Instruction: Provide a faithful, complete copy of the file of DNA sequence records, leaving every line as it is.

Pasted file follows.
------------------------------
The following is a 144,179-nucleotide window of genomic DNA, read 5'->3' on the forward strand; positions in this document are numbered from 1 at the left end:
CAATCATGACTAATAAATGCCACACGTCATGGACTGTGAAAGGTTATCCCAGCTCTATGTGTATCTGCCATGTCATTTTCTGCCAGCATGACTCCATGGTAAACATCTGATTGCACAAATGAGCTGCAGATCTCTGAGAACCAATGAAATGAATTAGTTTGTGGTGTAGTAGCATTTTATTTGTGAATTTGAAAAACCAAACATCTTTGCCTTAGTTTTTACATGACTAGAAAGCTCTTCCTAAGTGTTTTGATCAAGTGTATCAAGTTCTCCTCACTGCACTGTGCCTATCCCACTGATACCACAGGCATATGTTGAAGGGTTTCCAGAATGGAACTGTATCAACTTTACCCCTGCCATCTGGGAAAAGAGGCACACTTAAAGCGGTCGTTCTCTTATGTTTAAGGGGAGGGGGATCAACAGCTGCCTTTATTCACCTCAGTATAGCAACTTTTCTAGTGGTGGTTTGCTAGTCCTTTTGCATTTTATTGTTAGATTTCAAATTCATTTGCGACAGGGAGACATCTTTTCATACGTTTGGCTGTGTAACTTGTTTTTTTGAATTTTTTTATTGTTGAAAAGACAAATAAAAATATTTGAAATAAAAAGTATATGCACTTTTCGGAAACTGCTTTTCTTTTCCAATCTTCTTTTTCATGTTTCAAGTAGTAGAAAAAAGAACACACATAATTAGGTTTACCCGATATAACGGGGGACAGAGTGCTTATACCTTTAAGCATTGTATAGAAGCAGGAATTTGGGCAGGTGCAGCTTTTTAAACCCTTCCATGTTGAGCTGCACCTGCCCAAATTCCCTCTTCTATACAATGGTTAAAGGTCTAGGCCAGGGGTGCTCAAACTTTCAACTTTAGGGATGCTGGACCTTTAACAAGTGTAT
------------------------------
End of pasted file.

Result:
The following is a 144,179-nucleotide window of genomic DNA, read 5'->3' on the forward strand; positions in this document are numbered from 1 at the left end:
CAATCATGACTAATAAATGCCACACGTCATGGACTGTGAAAGGTTATCCCAGCTCTATGTGTATCTGCCATGTCATTTTCTGCCAGCATGACTCCATGGTAAACATCTGATTGCACAAATGAGCTGCAGATCTCTGAGAACCAATGAAATGAATTAGTTTGTGGTGTAGTAGCATTTTATTTGTGAATTTGAAAAACCAAACATCTTTGCCTTAGTTTTTACATGACTAGAAAGCTCTTCCTAAGTGTTTTGATCAAGTGTATCAAGTTCTCCTCACTGCACTGTGCCTATCCCACTGATACCACAGGCATATGTTGAAGGGTTTCCAGAATGGAACTGTATCAACTTTACCCCTGCCATCTGGGAAAAGAGGCACACTTAAAGCGGTCGTTCTCTTATGTTTAAGGGGAGGGGGATCAACAGCTGCCTTTATTCACCTCAGTATAGCAACTTTTCTAGTGGTGGTTTGCTAGTCCTTTTGCATTTTATTGTTAGATTTCAAATTCATTTGCGACAGGGAGACATCTTTTCATACGTTTGGCTGTGTAACTTGTTTTTTTGAATTTTTTTATTGTTGAAAAGACAAATAAAAATATTTGAAATAAAAAGTATATGCACTTTTCGGAAACTGCTTTTCTTTTCCAATCTTCTTTTTCATGTTTCAAGTAGTAGAAAAAAGAACACACATAATTAGGTTTACCCGATATAACGGGGGACAGAGTGCTTATACCTTTAAGCATTGTATAGAAGCAGGAATTTGGGCAGGTGCAGCTTTTTAAACCCTTCCATGTTGAGCTGCACCTGCCCAAATTCCCTCTTCTATACAATGGTTAAAGGTCTAGGCCAGGGGTGCTCAAACTTTCAACTTTAGGGATGCTGGACCTTTAACAAGTGTAT